We managed to find a comfortable compromise that worked for us. Our adult children are still expected to do certain things around the house to contribute, and while they are free to live their lives, it is not without some very restrictive rules about how that impacts the younger kids who still have to stay on a regular schedule, get up and go to school, and have routines. Our daughter was welcome to stay out late with her friends, but she wasn’t able to bring them home to hang out at our house until 3am. She could come and go as she pleased, but she had to keep her bathroom and bedroom presentable. We stopped planning meals around her schedule; we were happy when she was there to share, but okay if she wasn’t. We expected the common courtesy from her of letting us know when she wasn’t going to be home for a night and how we get get in touch if we needed to. It worked.

If only it was that easy for me as an adult stepchild! My dad remarried shortly after my mom died. I was still grieving; I felt like he was moving too fast; I was unable to see through my personal pain that he needed to do what was right for him. Because we got off on the wrong foot, my “stepmother” and I haven’t built a very strong relationship. In fact, I was probably one of those adult stepchildren new wives complain about – I told my dad I thought he was making a mistake, I didn’t want to go to the wedding, I resisted their relationship at every turn. I had more than my share of mean thoughts. Over time, I’ve realized that my stepmom is actually a very sweet lady, she makes my dad happy, she does thoughtful things for our family, and she is a good person.

When it comes right down to it, I love my husband – and I love his children whom I’ve been privileged to raise.  When it comes right down to it, I love my dad – and his new wife makes him happy and that’s really all I want for him. I wish there was an easy answer, but as both a stepmother to adult stepchildren and as an adult stepchild, the only thing that really works is time, patience, and communication.

This is an excerpt from Shadra’ s book, Stories From a StepMom, available on Amazon Kindle. Read more or request a review copy.

Crafts with Kids

Make Mother’s Day Special with a Coupon Book

Mother’s Day is coming, and this craft is a great solution for kids who want to give a gift that will keep giving throughout the year. There’s nothing easier and more personal than creating a coupon book. While this project isn’t as easy for the preschooler group to do on their own, with your help coupons like “one free hug” and “pick up my toys” will bring countless smiles to parents, grandparents, aunts and uncles. Moms can even make coupon books for their kids offering to read a book, play a game, or share special time with the kids.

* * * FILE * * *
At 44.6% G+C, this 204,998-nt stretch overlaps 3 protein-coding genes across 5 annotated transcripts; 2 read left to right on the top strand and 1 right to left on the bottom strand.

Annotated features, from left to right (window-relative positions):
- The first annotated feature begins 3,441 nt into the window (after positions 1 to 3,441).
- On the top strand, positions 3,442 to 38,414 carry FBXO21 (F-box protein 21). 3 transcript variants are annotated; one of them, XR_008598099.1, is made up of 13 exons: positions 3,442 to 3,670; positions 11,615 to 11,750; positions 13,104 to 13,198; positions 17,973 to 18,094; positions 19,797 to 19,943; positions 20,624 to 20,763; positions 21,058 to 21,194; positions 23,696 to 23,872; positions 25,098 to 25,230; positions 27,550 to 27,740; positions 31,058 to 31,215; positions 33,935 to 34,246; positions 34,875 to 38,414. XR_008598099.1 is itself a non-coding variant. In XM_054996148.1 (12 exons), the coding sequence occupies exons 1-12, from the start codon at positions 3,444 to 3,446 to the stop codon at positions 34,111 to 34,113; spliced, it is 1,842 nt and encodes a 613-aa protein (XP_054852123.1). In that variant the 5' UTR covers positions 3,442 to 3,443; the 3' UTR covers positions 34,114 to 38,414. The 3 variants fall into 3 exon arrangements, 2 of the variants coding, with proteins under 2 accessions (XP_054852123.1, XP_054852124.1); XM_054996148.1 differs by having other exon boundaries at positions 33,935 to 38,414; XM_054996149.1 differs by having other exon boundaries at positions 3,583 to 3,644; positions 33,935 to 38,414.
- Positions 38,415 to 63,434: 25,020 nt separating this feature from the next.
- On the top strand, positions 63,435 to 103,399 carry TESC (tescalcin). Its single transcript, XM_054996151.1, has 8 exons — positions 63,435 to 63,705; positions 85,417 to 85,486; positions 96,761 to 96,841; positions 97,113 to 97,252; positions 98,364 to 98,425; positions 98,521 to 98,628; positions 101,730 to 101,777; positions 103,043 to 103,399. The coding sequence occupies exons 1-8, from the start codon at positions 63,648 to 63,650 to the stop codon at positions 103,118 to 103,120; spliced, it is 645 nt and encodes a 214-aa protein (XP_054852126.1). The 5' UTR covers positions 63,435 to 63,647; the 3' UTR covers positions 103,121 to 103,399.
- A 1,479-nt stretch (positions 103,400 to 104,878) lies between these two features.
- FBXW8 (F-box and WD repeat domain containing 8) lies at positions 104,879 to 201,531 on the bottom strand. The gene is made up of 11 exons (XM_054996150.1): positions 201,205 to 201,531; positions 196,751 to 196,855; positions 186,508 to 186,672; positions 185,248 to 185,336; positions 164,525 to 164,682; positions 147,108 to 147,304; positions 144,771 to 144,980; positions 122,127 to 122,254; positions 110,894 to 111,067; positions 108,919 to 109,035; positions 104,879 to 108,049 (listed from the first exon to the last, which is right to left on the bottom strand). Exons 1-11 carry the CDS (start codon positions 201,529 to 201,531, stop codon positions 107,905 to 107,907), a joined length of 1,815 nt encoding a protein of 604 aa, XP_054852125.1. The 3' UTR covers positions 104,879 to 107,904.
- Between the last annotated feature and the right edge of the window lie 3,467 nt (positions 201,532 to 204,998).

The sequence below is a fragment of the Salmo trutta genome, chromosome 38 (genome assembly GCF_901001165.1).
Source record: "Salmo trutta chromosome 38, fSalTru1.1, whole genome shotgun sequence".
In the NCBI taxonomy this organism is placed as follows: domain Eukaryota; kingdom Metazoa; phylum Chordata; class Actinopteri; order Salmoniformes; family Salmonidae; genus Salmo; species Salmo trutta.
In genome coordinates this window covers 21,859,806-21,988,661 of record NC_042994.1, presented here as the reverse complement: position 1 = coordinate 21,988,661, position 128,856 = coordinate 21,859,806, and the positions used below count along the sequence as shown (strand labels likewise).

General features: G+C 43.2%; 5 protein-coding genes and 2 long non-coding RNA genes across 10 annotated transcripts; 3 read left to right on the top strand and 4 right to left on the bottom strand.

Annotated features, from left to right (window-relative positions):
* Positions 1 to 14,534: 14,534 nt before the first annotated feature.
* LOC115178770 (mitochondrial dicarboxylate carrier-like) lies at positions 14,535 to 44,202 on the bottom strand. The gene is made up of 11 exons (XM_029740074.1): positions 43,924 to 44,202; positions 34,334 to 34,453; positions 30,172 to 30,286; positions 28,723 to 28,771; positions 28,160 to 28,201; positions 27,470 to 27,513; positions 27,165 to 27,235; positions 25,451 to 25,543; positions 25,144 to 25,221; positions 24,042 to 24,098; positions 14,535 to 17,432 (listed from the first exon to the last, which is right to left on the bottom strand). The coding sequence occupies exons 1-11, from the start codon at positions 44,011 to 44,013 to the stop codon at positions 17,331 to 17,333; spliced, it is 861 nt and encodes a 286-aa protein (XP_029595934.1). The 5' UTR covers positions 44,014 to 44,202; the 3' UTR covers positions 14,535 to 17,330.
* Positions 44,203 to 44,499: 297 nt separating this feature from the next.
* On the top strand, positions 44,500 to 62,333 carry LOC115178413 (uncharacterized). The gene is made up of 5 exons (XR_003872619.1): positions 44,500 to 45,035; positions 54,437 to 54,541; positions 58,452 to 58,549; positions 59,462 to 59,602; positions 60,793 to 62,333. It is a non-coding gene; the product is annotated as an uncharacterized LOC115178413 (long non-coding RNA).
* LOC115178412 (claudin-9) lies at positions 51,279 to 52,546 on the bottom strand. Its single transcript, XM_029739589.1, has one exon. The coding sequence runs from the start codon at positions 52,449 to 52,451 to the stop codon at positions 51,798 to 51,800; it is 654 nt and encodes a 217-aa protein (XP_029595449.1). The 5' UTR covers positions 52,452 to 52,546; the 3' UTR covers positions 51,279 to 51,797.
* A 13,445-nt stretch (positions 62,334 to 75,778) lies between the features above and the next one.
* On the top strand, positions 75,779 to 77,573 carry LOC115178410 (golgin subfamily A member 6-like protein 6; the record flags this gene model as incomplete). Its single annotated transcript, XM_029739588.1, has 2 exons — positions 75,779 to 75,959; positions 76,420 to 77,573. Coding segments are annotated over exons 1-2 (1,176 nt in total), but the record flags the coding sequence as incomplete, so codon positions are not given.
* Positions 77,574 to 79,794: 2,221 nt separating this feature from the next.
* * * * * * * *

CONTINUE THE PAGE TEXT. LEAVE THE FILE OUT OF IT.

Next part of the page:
To begin, cut regular sheets of paper into thirds. Cut cardstock slightly larger than the coupons to use for the front and back covers. Use markers to decorate the cover and design your coupons. Be sure to include a statement like “This coupon entitles the bearer to…” at the top of each coupon and an expiration date like “never” or “100 years from now” in the bottom corner. When the coupons are finished, place them between the cardboard covers and staple the pages together. Older kids can give coupon books to grandparents with coupons offering to do yard work, run errands or spend time. Others will appreciate coupons for free babysitting or housecleaning.

When you’re thinking about what kinds of coupons to offer, have your children think about all the nice things the recipient does for them. A Father’s Day coupon book can be filled with coupons of things the kids can do that they typically see dad do, like take out the trash or shovel the snow. Not only will your kids think about the things that other people in their lives do that touch them, but your kids will gain a real sense of accomplishment when they realize how much they can do to make someone happy or give them a break.

Crafts with Kids

Frugal Gifts: Picture Frames

There are not many relatives who don’t enjoy receiving updated photos of the youngest generation, but you can make it even more special by working with your child to create a personalized, homemade frame for the picture. You can keep the project simple by heating up the glue gun, using an old cardboard box for the base and using items from your craft supplies (or junk drawer or toy box) that you already have on hand.

You’ll want to choose the picture before beginning so that you know what size frame to make. Whatever size picture you choose, cut out a piece of cardboard that give you one to two inches of border around the picture. This cardboard will be the base to which you glue the picture. You may want to paint or color the cardboard.

Once your picture is glued in the center of the cardboard backing, you can turn your child loose with their creativity. Do you have an old puzzle with missing pieces? Use the remaining pieces to glue around the picture to frame it. The same can be done with scraps of fabric, buttons, beads or even coins. Just glue the decoration of your choice in overlapping layers around the picture until you achieve the look you want.

Don’t be afraid to be creative; if the gift is for someone with a special hobby or interest, capture that interest with the way you decorate the frame. Use fishing gear for the fisherman in your life or acrylic fingernails and mini bottles of polish for your beautician aunt. Tap into the creative side of your boys by letting them create a frame with dinosaurs, insects or toy cars glued around the picture. No matter how you decorate it, a personalized picture frame is guaranteed to bring a smile.

Crafts with Kids

Spring into Spring with a Easy to Make Wreaths

Getting Real With Shadra Bruce